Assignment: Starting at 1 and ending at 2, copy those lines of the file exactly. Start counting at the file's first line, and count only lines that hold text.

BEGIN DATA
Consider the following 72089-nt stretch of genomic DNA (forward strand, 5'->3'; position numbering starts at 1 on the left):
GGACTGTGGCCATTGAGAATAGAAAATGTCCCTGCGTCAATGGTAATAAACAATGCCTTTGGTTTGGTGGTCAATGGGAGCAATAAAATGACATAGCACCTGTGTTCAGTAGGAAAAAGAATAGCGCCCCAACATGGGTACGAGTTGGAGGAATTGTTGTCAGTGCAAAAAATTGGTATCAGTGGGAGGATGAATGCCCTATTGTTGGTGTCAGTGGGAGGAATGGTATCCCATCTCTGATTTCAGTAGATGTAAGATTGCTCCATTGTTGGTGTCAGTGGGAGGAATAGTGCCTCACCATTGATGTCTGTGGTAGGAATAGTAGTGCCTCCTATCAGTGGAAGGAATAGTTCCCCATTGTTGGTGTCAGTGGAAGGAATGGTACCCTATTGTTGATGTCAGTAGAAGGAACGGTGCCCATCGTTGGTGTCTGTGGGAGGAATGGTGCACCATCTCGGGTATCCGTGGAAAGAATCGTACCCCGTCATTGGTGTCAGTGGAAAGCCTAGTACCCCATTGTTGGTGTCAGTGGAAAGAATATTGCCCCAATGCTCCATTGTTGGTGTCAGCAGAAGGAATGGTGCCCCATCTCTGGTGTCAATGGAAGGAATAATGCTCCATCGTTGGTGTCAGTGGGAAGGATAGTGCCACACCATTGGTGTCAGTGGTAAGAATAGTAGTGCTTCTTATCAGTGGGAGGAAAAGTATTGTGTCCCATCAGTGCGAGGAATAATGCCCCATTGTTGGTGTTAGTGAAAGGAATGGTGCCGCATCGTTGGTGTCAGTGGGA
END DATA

Consider the following 72089-nt stretch of genomic DNA (forward strand, 5'->3'; position numbering starts at 1 on the left):
GGACTGTGGCCATTGAGAATAGAAAATGTCCCTGCGTCAATGGTAATAAACAATGCCTTTGGTTTGGTGGTCAATGGGAGCAATAAAATGACATAGCACCTGTGTTCAGTAGGAAAAAGAATAGCGCCCCAACATGGGTACGAGTTGGAGGAATTGTTGTCAGTGCAAAAAATTGGTATCAGTGGGAGGATGAATGCCCTATTGTTGGTGTCAGTGGGAGGAATGGTATCCCATCTCTGATTTCAGTAGATGTAAGATTGCTCCATTGTTGGTGTCAGTGGGAGGAATAGTGCCTCACCATTGATGTCTGTGGTAGGAATAGTAGTGCCTCCTATCAGTGGAAGGAATAGTTCCCCATTGTTGGTGTCAGTGGAAGGAATGGTACCCTATTGTTGATGTCAGTAGAAGGAACGGTGCCCATCGTTGGTGTCTGTGGGAGGAATGGTGCACCATCTCGGGTATCCGTGGAAAGAATCGTACCCCGTCATTGGTGTCAGTGGAAAGCCTAGTACCCCATTGTTGGTGTCAGTGGAAAGAATATTGCCCCAATGCTCCATTGTTGGTGTCAGCAGAAGGAATGGTGCCCCATCTCTGGTGTCAATGGAAGGAATAATGCTCCATCGTTGGTGTCAGTGGGAAGGATAGTGCCACACCATTGGTGTCAGTGGTAAGAATAGTAGTGCTTCTTATCAGTGGGAGGAAAAGTATTGTGTCCCATCAGTGCGAGGAATAATGCCCCATTGTTGGTGTTAGTGAAAGGAATGGTGCCGCATCGTTGGTGTCAGTGGGA